My pic with Bush: it looks weird because I didn't have access to a scanner this weekend and just photographed the photograph.
The Oval Office, incidentally, was built by the aforementioned President Taft, who wanted the President's office that shape because it was the same as President Washington's office for his two terms as Commander-in-Chief in
For a virtual tour of the Oval by President Bush, go here.
Adjacent to the Oval is a secondary, private office/meeting area that the President can use. (I believe there's a dining area in there too.) I was sure to point out to everyone that it was inside this private office that Bill Clinton ostensibly had his liaison with Monica Lewinsky. Because of this, under President Bush, no interns were allowed in the West Wing, or to have any contact with high-level staff. At all. Even to make copies or bring someone paperclips. (This could prove a source of frustration when someone needed paper clips, but everyone agreed it was for the best.)
I ended up taking a lot of friends on tours. Now ... not to play into any religious stereotypes, but given the demographics of Latter-day Saints vis a vis Repubicanism, I would imagine there are more Mormons departing the Bush White House than will be now entering the Obamadministration. Noting this, a friend in Senator Bennett's office commented, after I took a batch of Bennetteers on a tour, "It's too bad we won't know anyone who can take us on these for a while."
Wednesday, January 14, 2009
My first day of work in the White House Communications Office, my supervisor told me, "It has come to our attention that you have a blog," to which I responded, "I'll take it down today."
Whitleypedia was a casualty of my service in the Bush Administration, which ended today. So relaunching Whitleypedia to commemorate the end of his term in office seems a fitting tribute – both to the President and a pretty darn great blog (which almost started on a Presidential note, when I kicked it off during the Iowa Caucuses last year).
As a political entity, the Bush presidency has spanned my entire adult life. By the time I returned from my mission in
Obviously, when I started working in the White House Communications Office in April, the amount of Bush in my life went into the stratosphere. Like all politicos, I had wanted to work in the White House as long as I could remember; when I moved to D.C in 2005, my goal was to eventually work for First Lady Ann Romney (alas). I didn't expect to work in the White House earlier, and appreciate the chance to work here before the Age of Obama (reverent awe, cue the angelic choirs). It was an incredible experience - one I wouldn't exchange for (insert your own superlative ).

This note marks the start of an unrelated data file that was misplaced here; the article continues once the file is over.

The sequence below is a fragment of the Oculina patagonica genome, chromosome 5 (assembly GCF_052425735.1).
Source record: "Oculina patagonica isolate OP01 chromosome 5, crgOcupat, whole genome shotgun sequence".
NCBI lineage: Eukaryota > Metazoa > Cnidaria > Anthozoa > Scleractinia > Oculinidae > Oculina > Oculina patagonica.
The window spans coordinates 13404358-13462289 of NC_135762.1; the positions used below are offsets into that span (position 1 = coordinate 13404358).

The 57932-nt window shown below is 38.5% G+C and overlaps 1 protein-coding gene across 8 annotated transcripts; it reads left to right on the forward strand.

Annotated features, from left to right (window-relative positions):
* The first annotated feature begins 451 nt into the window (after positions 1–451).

The White House at night.
Socially, entering a Presidential Administration with less than a year left is like transferring high schools halfway through graduation. Some people at the White House have been with the Bushes ever since he was governor of
I had the chance to meet the President four times – all for photo ops, one of them at the White House Christmas Party and one of them with visiting family members. He radiates a warmth, sincerity, and kindness that make it impossible to believe accusations against him of "arrogance." Regrettably, I was never able to clear brush with him at Crawford, but I think of him whenever there is brush that needs to be cleared.
President Bush clears brush.
With the explosion of the blogosphere and online news outlets, more has been written about George W. Bush than any other President. It's not my goal to provide any sweeping revelations or thorough policy analysis of the Bush Administration, but rather, share insights, observations, and tales that might be interesting, worth a link or two on someone else's blog, about what life was like in the trenches of the end of the Bush White House. So the next few days will feature installments about my experiences on the rebooted Whitelypedia titled, "Into the Sunset: The Cowboy President Leaves Washington – A Whitleypedia exclusive." The series will also feature snapshots of life inside the Beltway as we approach the Inauguration of President Obama.
(Note that Whitleypedia was formerly known as "Rapier Whit," (until I tired of explaining what a "rapier" was). This relaunch seemed as good a time as any to change the name.)